JP Tower Museum INTERMEDIATHEQUE


Special Exhibition "Anthropometria: Mode & Science III by Naoki Takizawa"

2013.03.21-2013.10.27
MODULE

The University of Tokyo holds a collection of plaster models of three-dimensional functions made in Germany between 1880 and 1890. This collection totalizing over 200 items, acquired and brought back to Japan by Senkichi Nakagawa, a Professor of Mathematics at the Imperial University who was studying in Germany during the Taisho era, is considerably rare even on an international scale. Diverse and varying curves characterize each of these objects. By transferring them to the realm of fashion according to high-level patterning and sewing techniques, we would like to reconsider again the fundamental issue of the human body, its forms and movements, an eternal problem facing every artist.
It is the artist Yves Klein who used the word “Anthropometria” (literally “the measure of the human body”) in the field of the plastic arts. In the 1960s, he produced paintings by applying the IKB (International Klein Blue), an industrial pigment he named himself, to the naked bodies of women, pressing them on a canvas and making them roll over. He entitled these paintings Anthropométrie. In Japan, where the traditional stamping technique of takuhon (stone rubbing) exists, Klein’s title was once translated as jintaku (literally “stamping of the human body”). Among the exhibits presented here, the frames which once contained tattooed skin specimens from the Specimen room of the Faculty of Medicine now enclose slight human shadows on the remaining mounting papers, shadows which are precisely jintaku heralding the advent of the Anthropométrie series. Klein’s work prefigures happenings in that it is a one-time artistic production, and as such it already has a legendary status in the world of art. Moreover, insofar as it has been a significant attempt at reducing human corporality on the bi-dimensional scale of the canvas, Klein’s work has considerably expanded the realm of possibilities for the artistic endeavors to come.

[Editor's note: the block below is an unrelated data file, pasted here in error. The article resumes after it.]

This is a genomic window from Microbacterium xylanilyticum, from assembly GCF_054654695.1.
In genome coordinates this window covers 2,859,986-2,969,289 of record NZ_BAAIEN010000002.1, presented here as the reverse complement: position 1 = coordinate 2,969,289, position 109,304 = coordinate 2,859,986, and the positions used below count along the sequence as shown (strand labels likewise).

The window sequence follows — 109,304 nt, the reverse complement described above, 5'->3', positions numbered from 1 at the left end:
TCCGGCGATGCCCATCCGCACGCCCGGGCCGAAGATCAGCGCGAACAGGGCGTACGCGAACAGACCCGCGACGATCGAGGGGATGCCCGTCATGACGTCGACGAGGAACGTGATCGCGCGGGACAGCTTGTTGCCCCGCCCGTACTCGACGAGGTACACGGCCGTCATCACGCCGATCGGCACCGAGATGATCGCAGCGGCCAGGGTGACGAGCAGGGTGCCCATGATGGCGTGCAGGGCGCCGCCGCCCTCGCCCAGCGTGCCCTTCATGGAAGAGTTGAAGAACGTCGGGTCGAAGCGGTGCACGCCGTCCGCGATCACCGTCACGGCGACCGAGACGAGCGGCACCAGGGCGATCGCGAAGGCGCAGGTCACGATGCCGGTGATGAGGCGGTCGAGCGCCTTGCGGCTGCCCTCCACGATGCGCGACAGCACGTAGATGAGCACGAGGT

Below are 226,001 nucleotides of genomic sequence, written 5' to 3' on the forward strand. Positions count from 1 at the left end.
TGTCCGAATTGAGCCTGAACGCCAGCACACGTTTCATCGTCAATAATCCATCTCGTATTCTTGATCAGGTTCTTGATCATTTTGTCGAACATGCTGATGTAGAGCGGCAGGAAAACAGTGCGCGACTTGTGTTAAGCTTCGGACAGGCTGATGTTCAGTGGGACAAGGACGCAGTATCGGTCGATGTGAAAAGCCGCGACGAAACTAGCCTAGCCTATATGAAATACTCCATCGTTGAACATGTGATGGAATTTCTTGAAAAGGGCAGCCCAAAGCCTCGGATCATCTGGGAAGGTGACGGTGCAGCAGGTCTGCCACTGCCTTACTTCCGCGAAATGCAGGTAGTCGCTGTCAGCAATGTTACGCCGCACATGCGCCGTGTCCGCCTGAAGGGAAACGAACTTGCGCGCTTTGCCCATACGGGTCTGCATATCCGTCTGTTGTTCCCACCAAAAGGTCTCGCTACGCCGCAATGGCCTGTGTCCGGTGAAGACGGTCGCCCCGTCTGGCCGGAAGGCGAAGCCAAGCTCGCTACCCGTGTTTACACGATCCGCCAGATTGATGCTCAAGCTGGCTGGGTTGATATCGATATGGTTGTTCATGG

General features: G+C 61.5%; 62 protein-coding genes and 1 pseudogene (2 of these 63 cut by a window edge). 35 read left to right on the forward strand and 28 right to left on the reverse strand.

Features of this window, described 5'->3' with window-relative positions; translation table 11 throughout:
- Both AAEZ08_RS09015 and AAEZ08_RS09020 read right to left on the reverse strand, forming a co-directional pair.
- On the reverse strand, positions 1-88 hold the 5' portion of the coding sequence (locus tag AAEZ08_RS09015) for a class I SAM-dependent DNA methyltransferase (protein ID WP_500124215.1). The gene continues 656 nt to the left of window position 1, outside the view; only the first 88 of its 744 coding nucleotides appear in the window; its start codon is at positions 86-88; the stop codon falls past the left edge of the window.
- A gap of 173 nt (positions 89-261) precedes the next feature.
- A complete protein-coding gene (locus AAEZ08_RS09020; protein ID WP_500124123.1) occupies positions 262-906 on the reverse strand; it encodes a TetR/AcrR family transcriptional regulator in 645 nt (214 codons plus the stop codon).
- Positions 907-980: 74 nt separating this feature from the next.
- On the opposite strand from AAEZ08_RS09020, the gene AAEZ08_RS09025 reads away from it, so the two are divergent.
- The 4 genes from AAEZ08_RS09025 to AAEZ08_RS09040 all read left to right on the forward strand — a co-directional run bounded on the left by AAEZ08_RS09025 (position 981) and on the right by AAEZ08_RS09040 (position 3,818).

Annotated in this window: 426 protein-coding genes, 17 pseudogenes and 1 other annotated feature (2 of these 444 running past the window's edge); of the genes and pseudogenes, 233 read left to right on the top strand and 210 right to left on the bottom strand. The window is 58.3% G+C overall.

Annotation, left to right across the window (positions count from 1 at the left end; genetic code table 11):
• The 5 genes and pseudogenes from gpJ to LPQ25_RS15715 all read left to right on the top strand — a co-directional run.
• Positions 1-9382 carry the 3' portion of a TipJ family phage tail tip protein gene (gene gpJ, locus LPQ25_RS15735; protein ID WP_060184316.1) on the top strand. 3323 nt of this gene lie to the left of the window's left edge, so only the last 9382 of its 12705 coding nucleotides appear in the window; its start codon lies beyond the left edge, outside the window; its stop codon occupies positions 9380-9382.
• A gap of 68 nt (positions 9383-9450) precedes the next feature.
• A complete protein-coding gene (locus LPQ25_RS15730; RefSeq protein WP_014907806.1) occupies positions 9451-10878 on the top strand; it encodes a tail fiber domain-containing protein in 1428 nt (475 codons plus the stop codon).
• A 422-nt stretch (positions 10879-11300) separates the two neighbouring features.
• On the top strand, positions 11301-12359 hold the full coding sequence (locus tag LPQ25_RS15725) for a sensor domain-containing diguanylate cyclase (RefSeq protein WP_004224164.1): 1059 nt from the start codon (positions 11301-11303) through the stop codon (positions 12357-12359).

Now, artists are not the only ones to show an interest in the morphology, the functions and the movements of the human body. How to wrap a human body with textile, protecting it, keeping it warm, adorning it, showing it and enchanting it: such a fundamental issue is precisely one that fashion creators, preoccupied with three-dimensional formal creation, cannot avoid facing. When applying textile on the human body, fixing it with pins and transferring it on patterns, the designer’s thought is constantly motivated by the appropriate method of transposing the forms of the human body on textile. When recreating these complex curvatures on textile, an accomplished technical mastery of patterning skills, as well as the assemblage of each element based on sophisticated contracting and sewing techniques are necessary. If the production of artworks is supported by a thought process that can be qualified as form-making, then what supports clothing production is a pattern-making thought process, as well as sewing techniques. Once the complex expressions of the three-dimensional mannequin have been transposed on a bi-dimensional sheet of paper, what remains of that process is the pattern. Apart from the completed actual clothes, it is on the patterns themselves that we find, in a concentrated form, the definitive results of the patterner’s pattern-making thought process elaborated in the expectation of the final sewing process.
In such a context, our aim is to differentiate between the diverse surfaces of complex forms, thereby approaching the methodology employed in analytical geometry under the control of mathematical reason. Or, to state it in other words, we wish to see applied an intellectual process that is reverse to that of the anthropometric method, in which the complex forms of the human body are transferred to a bi-dimensional surface according to direct printing techniques.
Fashion and mathematics. Such a relationship may appear quite distant to most people. However, it is precisely by overcoming such categorizations that a new methodology, a new manufacturing process is born. This time, in our attempt to investigate the frontiers of Fashion and Science, geometrical models from the 19th Century served as an important design resource. Unexpectedly, the beauty contained in a mathematical solution is quite close to that which can be seen in the realm of fashion. To demonstrate such a fact is our present intention.

Back to index